The ‘Aquaman’ star talks about starring in the mini-series adaptation of Stephen King’s 1978 pandemic thriller ‘The Stand’, being a fan of co-star Alexander Skarsgård, and how she inhabits her characters
It would be fair to say that Amber Heard had a tumultuous 2020. The actor’s highly-publicised divorce with Johnny Depp became somewhat of a global phenomenon, and the fallout from the event was such that her recurring role of Mera in DC’s Aquaman 2 is now in question.
However, the 34-year-old is a picture of calm as she sits down to talk to us about the now: her part in the latest adaptation of Stephen King’s 1978 pandemic thriller The Stand. The mini-series, developed by Josh Boone, follows the remnant of survivors in a post-apocalyptic world wrecked by a pandemic (!), who are locked in a struggle between good and evil, either siding with Mother Abigail (Whoopi Goldberg) or Randall Flag the Dark Man (Alexander Skarsgård).
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Though populated by a plethora of interlinking storylines, King’s novel has been feted for its immense attention towards charting the complex arcs of every fictional character in the saga— such as Amber Heard’s Nadine Cross.
A schoolteacher during the time of the flu outbreak in the novel, Nadine’s fascinating journey follows her mission to meet a man who frequents her dreams —often in a sexually-charged manner — who is later revealed to be the terrifying Randall Flag himself. Along the way, she meets a 12-year-boy named Joe and a musician Larry, who complicate her visions and ultimate destination further.
Speaking on a Zoom call in a group interview, Heard says that the premiere of a show like this, bang in the middle of the COVID-19 outbreak, makes for rather “interesting timing.”
A pandemic-themed show during a pandemic?
“You know, on set, we used to joke around by saying, ‘Hey, it’s day four of the pandemic,’ and now.. wow. Our story is very different from what’s going on now, of course, but you do understand the similarities. It is based on a global pandemic that wipes out most of the population of Earth and leaves with it the best and the worst of humanity, and exemplifies them. And in an ultimate battle for the best survival of our species, the show details how we don’t just survive, but how we thrive and come together to do so,” she explains.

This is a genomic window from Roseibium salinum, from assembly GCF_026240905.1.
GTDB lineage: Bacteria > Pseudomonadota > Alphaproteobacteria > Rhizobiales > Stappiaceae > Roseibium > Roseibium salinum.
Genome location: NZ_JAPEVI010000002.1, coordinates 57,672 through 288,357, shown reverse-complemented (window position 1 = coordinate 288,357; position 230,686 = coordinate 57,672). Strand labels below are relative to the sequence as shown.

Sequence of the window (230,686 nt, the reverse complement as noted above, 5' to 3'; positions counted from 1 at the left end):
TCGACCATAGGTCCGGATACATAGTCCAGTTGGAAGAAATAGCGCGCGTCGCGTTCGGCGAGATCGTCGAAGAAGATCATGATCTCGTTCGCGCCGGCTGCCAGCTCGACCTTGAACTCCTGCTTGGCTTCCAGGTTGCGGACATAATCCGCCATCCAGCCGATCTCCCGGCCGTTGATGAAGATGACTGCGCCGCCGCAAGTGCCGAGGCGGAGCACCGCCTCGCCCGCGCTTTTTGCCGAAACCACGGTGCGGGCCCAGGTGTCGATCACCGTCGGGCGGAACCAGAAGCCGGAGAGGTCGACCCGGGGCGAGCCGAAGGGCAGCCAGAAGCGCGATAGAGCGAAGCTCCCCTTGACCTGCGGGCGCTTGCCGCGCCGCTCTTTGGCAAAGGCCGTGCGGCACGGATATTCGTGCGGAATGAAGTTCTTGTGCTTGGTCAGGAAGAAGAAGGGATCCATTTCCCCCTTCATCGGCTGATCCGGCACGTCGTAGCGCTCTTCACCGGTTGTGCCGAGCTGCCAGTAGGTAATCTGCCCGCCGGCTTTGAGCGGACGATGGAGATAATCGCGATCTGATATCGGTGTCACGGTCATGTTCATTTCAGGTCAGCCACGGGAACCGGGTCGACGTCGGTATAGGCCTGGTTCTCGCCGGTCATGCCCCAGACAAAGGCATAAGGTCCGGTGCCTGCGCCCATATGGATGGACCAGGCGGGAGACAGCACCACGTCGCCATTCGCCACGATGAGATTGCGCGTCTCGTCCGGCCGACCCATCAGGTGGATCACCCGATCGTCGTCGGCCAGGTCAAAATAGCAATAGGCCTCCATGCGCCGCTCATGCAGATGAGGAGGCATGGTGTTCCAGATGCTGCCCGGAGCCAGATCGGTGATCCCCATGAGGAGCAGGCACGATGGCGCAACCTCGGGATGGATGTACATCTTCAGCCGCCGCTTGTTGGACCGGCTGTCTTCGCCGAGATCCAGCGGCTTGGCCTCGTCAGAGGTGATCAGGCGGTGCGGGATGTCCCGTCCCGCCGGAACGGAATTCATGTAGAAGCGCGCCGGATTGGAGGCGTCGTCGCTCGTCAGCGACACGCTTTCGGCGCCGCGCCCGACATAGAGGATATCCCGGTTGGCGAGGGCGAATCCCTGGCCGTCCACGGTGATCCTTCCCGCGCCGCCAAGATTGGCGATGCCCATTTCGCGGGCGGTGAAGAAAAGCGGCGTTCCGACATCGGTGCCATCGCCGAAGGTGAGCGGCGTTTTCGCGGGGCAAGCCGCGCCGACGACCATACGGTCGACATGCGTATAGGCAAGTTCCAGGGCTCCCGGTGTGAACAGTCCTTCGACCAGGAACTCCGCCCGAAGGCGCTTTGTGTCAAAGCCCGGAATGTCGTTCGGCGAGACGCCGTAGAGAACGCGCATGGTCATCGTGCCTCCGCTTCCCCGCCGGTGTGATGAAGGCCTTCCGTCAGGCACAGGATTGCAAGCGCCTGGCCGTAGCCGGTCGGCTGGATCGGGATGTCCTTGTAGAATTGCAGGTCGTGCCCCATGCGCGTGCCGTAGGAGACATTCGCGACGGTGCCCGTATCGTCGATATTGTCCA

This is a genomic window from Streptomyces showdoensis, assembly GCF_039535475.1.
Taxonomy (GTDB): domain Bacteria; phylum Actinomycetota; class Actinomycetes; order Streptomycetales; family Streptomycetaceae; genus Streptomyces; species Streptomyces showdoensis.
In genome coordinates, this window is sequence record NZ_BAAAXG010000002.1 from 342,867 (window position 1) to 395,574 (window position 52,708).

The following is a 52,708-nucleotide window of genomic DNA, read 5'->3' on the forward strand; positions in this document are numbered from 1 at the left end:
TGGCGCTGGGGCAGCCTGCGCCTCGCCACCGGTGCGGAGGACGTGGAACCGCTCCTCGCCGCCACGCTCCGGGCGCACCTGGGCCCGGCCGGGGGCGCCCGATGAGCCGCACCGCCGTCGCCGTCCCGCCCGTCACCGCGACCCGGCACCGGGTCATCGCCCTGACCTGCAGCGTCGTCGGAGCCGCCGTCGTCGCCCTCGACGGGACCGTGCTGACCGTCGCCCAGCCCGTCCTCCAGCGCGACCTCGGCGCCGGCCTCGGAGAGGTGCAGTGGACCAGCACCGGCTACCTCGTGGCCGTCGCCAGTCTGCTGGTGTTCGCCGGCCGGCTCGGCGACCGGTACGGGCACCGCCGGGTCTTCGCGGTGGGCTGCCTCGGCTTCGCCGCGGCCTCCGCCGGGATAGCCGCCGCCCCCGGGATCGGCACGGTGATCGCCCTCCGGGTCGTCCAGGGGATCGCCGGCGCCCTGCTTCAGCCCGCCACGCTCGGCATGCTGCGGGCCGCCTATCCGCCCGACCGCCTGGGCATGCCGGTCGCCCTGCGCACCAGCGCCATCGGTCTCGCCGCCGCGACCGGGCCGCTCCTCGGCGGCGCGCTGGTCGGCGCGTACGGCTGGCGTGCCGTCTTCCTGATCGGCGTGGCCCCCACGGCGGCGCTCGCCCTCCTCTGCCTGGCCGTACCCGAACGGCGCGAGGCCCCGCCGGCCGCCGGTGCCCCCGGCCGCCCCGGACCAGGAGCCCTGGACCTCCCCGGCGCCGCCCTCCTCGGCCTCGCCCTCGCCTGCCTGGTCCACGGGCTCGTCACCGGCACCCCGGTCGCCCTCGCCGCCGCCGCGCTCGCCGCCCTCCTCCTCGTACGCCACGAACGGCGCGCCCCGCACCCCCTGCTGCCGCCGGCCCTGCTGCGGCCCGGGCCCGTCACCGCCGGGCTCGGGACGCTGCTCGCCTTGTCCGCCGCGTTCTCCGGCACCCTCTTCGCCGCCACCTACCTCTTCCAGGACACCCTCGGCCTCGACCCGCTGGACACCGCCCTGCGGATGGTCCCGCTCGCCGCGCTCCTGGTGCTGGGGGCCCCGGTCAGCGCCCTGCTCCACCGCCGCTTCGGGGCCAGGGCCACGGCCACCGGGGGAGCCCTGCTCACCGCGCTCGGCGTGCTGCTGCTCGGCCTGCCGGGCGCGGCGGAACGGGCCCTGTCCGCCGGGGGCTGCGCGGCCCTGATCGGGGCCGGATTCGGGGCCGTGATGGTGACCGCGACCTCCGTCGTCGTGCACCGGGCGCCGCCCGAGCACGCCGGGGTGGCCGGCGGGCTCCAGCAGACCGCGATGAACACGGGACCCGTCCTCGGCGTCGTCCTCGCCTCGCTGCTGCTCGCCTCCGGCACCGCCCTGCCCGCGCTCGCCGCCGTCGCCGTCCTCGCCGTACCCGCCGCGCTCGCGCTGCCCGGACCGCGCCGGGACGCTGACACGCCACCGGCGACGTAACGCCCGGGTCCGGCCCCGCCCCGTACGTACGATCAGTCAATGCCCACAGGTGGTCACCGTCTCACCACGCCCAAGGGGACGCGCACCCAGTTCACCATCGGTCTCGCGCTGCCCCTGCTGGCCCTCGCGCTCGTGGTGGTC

Answering a question on Nadine being a seducer in The Stand, Heard says, “Thank you to King and his genius for creating characters with real backstories that are complex, and making them interesting and nuanced. During the course of the show, I’ve tried to do Nadine justice and bring out her humanity. A seducer can also be vulnerable, right? The seduction and vulnerability are not mutually exclusive. I don’t feel as a woman, I have to apologise for one in order to justify the other or vice versa. I think Nadine is no more of a seducer than she is a survivor; she’s using the tools that she has to survive in a world that’s treated her a certain way.”
On ‘Aquaman’ and Queen Mera
The actor is currently also in preparation for her most popular role: that of Queen Mera from the Aquaman franchise. How does she move on from a dark fantasy series to a superhero film?
“Both Nadina and Mera are totally different. What I seem to be really good at is getting an audience to believe in the villainous woman character! (laughs). Actually in Aquaman, it was a bit of a departure for me to play someone who’s not using her womanly ways to bring evil to the world. But Nadine, on the other hand, is a character coming with a lot of psychological baggage. There’s a lot of preparation for frankly, how people behave when they have been groomed. Owning her journey was understanding people who come out of cults or those who have committed horrendous crimes. I talked to and read a lot of interviews and biographies with people who had been either kidnapped, brainwashed or otherwise indoctrinated into a cult, and brought on to participate in crimes.”